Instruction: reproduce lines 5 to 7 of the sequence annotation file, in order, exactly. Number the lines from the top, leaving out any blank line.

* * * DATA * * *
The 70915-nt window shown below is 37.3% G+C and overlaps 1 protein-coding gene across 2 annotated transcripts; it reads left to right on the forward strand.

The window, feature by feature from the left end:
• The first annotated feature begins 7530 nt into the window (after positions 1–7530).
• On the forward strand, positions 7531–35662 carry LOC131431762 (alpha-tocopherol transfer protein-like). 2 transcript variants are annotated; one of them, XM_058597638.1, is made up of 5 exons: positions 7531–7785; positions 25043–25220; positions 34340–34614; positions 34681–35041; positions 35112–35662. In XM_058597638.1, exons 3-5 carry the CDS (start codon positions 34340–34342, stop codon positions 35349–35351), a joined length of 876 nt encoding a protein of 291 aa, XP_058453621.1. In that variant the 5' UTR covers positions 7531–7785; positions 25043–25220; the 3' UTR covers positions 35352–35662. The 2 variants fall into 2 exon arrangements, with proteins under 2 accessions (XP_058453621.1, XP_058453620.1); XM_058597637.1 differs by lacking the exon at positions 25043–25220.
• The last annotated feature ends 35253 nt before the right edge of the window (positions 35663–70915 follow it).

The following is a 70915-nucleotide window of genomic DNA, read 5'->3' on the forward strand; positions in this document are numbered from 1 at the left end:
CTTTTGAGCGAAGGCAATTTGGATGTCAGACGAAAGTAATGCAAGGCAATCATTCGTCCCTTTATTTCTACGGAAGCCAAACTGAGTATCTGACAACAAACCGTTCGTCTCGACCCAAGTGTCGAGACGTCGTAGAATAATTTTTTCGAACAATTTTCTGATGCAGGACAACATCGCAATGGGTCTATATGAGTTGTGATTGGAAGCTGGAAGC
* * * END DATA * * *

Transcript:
• The last annotated feature ends 35253 nt before the right edge of the window (positions 35663–70915 follow it).

The following is a 70915-nucleotide window of genomic DNA, read 5'->3' on the forward strand; positions in this document are numbered from 1 at the left end:
CTTTTGAGCGAAGGCAATTTGGATGTCAGACGAAAGTAATGCAAGGCAATCATTCGTCCCTTTATTTCTACGGAAGCCAAACTGAGTATCTGACAACAAACCGTTCGTCTCGACCCAAGTGTCGAGACGTCGTAGAATAATTTTTTCGAACAATTTTCTGATGCAGGACAACATCGCAATGGGTCTATATGAGTTGTGATTGGAAGCTGGAAGC